In the past 2-3 years, many of the companies we are in touch with have been dealing in one way or another with Digital Transformation. This can happen for several reasons, some more relevant and logical, others less so. Among them: pressure from owners, stockholders or the public; the stress of seeing competitors enter the field; new hires (usually younger) flowing in with both knowledge and aspirations in the digital sphere; customers’ expectations (realistic or imaginary), and more. While working and talking with these companies, we at SIT have been accumulating quite a bit of experience in helping organizations overcome the challenges and reaping the rewards of Digital Transformation. Among other insights collected in our DT work on four continents, we have identified 10 Barriers that hinder these efforts. In this post we are happy to share 4 of them, with a few notes on directions for overcoming them. In the next posts we will share some of the others.

You will encounter a variety of barriers and road bumps:

4 (of 10) Barriers for Achieving Digital Transformation


It is truly difficult to trust experts on DT, especially the “experts” that abound, because they (we?) all have biased POVs (and are probably all trying to sell you their wares, hard or soft). The first step in searching for an expert is to clearly define an expert for what you are looking for. Companies engaging in Digital Transformation tend to rush to providers of digital systems and services: transferring to the cloud, designing snazzy apps, implementing blockchain, before they have a clear and coherent picture of what they are trying to achieve and why. They tend to forget in spite of the warnings, that DT is first and foremost about transformation, and only then about digital.



Security concerns (real and imagined). It is true that the more digitally sophisticated your processes become, the more vulnerable they are to tampering and cyber-attacks, and these are not at all imaginary. The recent ransomware attack on the Colonial Pipeline Company, that stopped fuel flow to a large chunk of the US East Coast for over a week, was just a frightening reminder of the hundreds of similar attacks that have probably occurred this year on private companies’ IT infrastructures. The good news is that when cyber security considerations are built into digital practices from the outset, risks can be strongly mitigated. And, yes, it’s safer to ride in horse-driven carriages but were we supposed to give up on motorizing our company fleets because of this?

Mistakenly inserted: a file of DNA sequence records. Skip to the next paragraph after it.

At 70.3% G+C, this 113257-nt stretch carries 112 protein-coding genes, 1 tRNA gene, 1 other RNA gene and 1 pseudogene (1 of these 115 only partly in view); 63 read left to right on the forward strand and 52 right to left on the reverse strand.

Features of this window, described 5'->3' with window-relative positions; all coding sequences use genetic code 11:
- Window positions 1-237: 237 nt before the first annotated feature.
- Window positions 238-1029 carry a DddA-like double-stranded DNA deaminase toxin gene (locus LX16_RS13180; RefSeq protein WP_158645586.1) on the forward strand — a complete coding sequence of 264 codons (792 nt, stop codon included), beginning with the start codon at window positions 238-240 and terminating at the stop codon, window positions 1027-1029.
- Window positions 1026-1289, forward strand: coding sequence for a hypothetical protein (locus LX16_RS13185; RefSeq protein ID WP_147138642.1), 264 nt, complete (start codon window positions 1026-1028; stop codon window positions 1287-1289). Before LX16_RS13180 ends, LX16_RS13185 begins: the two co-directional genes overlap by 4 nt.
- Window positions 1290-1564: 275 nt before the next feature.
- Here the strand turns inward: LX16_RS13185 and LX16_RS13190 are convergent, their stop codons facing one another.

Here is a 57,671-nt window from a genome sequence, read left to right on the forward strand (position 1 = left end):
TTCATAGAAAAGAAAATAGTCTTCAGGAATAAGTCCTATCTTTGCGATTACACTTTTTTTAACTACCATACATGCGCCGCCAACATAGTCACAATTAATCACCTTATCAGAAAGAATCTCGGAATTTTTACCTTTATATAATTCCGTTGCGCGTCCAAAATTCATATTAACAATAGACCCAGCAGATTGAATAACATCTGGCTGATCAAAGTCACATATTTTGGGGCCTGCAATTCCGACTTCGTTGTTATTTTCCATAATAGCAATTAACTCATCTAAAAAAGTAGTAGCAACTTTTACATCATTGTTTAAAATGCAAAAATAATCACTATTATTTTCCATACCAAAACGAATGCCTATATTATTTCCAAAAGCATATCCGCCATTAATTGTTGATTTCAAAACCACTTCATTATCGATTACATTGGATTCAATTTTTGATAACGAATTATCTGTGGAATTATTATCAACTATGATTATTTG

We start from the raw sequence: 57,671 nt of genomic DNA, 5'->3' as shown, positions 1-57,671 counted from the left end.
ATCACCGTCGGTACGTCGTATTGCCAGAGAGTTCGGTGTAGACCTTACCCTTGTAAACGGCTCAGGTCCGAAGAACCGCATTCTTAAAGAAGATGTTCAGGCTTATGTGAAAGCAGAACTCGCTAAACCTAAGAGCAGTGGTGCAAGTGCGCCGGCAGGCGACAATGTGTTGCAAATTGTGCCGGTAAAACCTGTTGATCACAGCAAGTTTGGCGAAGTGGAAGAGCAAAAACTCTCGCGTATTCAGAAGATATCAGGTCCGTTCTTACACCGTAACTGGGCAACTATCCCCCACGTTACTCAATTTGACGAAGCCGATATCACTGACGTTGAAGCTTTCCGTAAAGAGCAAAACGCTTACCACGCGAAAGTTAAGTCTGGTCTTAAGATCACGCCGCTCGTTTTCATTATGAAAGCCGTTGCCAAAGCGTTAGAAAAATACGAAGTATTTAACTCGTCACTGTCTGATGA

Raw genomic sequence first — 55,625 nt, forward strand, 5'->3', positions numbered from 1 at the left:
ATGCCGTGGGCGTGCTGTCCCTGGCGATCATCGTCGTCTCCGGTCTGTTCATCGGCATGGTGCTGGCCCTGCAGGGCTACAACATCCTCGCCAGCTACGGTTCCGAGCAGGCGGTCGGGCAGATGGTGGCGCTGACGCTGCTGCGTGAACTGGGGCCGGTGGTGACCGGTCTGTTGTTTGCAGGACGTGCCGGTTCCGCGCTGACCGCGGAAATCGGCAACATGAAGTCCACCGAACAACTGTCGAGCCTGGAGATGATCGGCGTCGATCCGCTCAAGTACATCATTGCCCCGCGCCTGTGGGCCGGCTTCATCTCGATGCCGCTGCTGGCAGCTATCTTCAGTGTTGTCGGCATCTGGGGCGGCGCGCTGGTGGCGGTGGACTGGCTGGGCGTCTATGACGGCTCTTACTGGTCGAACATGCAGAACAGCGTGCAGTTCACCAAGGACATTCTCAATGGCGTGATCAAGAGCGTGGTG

Ignorance of relevant technologies (and terminology) often accompanied by a fear thereof (the “Quantum Computing Effect”). In our experience there are about 15-20 technologies that one needs to know at least a tiny bit about in order to intelligently assess your DT status and potential. Quantum Computing, for example, is probably not something you need to implement in the next year or two, but you would be surprised how soon it could revolutionize your field (pharma developers, for one, should be, and probably are, very alert to the possibility). Our list of 18 technologies to watch is not exhaustive but a good start.



Mixed signals from top management:

a. The “ambidextrous” effect – the demand that you keep selling current offerings like crazy and at the same time invest plenty of time and energy on DT;


b. Management demands DT but is itself lacking in all digital or transformative understanding and behaviors;

c. Management demands DT but is unwilling to invest substantially before you present them with a concrete business case, although how you can be expected to produce such a business case without receiving some budget for (at the very least) collecting and analyzing data is anyone’s guess.

Dealing with (higher than you) management is notoriously difficult, obviously, but we find that delicately pointing out the abovementioned points can facilitate what can turn into a constructive conversation.

In upcoming articles and posts, we will share some of the other barriers as well as some of the methods and techniques we apply to the challenge. We are also always happy to get on a short call, with those who would like to pick our brains or use us as a sounding board on anything to do with thinking and acting differently to achieve your objectives.